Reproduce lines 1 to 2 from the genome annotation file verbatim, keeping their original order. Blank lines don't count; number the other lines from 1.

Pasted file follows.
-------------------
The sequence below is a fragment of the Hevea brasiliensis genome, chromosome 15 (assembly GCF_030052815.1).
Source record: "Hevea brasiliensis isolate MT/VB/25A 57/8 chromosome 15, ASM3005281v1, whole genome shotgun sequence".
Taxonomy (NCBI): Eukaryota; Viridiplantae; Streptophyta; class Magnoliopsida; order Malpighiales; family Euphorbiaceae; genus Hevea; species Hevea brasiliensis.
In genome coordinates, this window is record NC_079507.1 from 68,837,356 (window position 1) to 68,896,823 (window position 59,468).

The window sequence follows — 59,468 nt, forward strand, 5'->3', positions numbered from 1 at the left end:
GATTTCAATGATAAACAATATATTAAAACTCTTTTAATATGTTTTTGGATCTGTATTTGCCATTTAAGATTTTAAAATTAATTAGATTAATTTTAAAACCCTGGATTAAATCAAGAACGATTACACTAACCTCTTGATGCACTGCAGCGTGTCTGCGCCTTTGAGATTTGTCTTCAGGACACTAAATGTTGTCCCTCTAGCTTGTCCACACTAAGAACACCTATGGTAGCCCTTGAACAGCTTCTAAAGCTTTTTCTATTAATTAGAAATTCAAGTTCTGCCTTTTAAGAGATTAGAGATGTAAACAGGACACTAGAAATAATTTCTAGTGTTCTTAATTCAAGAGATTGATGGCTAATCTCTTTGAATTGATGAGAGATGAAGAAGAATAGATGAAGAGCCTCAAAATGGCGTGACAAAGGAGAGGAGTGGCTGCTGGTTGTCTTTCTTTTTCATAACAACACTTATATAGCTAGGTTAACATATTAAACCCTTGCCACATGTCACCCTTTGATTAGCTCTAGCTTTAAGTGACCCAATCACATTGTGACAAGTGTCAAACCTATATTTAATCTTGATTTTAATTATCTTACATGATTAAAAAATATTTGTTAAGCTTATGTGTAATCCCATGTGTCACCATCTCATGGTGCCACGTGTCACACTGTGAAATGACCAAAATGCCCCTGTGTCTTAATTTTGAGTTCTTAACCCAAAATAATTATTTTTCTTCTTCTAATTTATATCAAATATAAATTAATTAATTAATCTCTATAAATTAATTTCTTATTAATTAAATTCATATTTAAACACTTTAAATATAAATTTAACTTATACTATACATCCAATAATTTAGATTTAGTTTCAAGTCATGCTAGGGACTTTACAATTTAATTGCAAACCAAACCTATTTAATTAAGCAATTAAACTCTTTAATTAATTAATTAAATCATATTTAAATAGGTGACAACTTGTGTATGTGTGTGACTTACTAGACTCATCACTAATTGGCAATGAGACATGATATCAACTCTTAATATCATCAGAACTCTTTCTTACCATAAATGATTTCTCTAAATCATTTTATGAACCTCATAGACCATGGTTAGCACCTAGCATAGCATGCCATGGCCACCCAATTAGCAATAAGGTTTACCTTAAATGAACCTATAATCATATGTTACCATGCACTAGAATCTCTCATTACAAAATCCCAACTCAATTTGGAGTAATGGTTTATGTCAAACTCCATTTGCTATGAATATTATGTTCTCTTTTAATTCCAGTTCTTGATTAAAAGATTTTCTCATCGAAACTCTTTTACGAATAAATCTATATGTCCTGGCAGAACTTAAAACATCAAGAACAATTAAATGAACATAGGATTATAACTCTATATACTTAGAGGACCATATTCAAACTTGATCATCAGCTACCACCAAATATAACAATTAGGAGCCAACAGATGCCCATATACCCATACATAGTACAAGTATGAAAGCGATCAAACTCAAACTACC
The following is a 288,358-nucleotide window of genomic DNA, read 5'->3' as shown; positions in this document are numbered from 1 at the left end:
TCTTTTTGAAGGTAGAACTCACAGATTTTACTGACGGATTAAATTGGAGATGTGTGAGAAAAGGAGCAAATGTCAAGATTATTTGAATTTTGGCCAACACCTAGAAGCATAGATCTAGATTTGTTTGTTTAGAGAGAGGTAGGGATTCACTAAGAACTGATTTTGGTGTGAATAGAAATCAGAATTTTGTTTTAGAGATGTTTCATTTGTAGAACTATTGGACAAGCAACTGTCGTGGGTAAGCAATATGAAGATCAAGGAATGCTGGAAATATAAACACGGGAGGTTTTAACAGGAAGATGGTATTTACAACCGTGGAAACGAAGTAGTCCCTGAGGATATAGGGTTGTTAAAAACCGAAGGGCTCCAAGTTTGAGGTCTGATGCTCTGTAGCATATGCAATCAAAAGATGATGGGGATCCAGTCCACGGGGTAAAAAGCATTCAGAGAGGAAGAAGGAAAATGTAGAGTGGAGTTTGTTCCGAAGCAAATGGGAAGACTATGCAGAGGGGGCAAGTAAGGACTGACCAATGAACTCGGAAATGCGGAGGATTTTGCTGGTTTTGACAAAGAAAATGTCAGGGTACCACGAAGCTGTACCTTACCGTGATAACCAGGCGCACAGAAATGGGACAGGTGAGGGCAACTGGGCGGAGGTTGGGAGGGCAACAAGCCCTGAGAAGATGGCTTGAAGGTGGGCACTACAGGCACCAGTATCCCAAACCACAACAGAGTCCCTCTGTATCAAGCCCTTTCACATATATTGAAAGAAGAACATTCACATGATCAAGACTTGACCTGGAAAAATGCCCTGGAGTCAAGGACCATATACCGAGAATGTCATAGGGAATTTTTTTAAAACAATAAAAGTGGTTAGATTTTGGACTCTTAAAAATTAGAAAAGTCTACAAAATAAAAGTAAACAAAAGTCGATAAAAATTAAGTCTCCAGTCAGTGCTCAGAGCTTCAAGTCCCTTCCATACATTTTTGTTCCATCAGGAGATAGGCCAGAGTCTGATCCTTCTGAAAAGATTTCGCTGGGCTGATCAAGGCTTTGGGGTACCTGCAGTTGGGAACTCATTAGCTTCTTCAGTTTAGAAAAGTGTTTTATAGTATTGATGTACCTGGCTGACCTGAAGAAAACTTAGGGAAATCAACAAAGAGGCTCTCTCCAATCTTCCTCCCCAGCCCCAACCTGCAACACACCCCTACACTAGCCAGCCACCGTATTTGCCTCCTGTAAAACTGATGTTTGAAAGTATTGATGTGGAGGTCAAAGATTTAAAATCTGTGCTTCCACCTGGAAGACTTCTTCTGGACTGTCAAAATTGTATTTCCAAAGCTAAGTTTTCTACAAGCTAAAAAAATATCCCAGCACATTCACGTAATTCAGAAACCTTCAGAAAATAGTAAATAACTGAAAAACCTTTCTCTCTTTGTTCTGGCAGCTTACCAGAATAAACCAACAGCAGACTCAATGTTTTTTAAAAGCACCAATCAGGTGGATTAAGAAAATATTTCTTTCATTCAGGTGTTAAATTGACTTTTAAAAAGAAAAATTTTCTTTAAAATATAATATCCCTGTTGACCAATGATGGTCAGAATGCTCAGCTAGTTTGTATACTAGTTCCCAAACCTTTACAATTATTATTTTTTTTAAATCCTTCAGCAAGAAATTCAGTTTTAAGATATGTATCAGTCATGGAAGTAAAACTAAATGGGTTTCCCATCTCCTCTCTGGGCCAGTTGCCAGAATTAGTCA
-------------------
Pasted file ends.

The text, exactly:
The sequence below is a fragment of the Hevea brasiliensis genome, chromosome 15 (assembly GCF_030052815.1).
Source record: "Hevea brasiliensis isolate MT/VB/25A 57/8 chromosome 15, ASM3005281v1, whole genome shotgun sequence".